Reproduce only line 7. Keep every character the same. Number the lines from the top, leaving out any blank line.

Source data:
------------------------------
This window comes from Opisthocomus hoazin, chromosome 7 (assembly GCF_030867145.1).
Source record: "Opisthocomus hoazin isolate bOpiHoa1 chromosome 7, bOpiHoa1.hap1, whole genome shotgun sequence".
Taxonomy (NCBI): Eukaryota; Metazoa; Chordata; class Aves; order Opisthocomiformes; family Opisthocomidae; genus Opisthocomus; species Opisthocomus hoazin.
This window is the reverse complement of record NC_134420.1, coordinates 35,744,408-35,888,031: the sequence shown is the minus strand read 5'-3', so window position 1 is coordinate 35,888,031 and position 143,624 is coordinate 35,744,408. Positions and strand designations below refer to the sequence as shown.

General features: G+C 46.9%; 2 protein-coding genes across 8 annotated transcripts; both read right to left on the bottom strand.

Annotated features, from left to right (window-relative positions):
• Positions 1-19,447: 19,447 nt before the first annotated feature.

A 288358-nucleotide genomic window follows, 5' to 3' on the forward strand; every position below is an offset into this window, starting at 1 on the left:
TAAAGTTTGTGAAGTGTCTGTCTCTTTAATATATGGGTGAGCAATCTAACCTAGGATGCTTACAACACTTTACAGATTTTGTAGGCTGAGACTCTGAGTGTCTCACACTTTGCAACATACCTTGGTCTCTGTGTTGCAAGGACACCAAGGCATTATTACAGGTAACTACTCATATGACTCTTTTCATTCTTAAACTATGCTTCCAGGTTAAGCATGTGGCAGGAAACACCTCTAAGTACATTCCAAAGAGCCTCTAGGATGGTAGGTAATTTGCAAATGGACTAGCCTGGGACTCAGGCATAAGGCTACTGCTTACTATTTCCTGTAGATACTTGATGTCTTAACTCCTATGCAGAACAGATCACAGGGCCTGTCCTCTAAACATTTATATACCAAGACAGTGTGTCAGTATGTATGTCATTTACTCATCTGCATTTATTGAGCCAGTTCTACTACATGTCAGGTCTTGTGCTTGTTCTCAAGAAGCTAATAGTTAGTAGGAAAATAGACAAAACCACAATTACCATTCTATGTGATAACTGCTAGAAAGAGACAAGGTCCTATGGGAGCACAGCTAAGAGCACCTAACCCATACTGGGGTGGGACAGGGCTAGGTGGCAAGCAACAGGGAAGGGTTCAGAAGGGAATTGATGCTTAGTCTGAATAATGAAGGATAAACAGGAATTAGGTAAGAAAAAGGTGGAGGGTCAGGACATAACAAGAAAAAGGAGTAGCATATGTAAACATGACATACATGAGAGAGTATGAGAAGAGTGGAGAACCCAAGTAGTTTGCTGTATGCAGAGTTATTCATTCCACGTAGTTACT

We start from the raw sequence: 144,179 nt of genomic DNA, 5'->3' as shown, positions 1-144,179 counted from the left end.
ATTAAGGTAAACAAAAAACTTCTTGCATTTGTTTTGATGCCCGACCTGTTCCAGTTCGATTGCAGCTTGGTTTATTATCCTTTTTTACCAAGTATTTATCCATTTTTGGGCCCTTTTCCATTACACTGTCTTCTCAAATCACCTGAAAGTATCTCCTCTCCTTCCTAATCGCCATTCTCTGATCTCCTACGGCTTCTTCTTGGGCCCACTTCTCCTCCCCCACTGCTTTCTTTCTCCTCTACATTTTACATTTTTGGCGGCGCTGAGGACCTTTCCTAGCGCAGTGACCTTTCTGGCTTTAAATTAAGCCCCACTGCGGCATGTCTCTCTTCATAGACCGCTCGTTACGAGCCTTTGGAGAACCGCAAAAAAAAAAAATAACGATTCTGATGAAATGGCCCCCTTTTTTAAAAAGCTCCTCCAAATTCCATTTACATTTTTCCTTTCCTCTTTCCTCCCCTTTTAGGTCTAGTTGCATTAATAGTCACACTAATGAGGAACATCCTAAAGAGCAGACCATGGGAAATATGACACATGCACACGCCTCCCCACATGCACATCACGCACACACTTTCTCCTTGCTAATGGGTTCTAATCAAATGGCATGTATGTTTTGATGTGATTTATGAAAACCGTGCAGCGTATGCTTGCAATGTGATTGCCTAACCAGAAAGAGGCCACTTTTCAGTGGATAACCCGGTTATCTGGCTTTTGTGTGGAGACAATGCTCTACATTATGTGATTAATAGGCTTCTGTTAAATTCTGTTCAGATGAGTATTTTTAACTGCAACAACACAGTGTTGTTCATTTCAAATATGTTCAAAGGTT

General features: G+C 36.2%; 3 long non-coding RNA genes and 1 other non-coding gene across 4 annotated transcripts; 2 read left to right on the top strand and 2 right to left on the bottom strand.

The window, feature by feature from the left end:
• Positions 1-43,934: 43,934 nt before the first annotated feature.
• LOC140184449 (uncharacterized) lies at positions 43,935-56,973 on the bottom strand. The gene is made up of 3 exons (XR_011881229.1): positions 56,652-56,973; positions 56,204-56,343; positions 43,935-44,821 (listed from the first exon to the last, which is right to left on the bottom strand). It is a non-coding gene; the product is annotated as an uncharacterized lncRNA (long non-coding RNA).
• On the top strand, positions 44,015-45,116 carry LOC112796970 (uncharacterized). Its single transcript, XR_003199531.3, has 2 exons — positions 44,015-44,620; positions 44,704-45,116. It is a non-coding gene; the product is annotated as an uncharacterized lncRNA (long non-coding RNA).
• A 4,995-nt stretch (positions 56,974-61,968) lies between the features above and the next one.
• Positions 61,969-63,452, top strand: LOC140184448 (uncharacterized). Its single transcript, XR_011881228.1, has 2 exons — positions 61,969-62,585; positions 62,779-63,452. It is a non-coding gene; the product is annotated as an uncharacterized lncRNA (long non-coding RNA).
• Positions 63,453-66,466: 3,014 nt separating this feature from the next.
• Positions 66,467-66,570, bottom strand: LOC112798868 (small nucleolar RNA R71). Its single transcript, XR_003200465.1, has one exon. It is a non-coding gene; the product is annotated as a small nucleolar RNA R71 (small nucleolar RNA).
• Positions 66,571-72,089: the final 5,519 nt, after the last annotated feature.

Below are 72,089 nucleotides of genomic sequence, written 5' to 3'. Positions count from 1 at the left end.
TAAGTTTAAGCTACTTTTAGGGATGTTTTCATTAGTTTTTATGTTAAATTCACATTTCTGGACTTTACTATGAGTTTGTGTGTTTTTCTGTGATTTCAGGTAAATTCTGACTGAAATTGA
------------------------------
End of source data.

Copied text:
• Positions 1-19,447: 19,447 nt before the first annotated feature.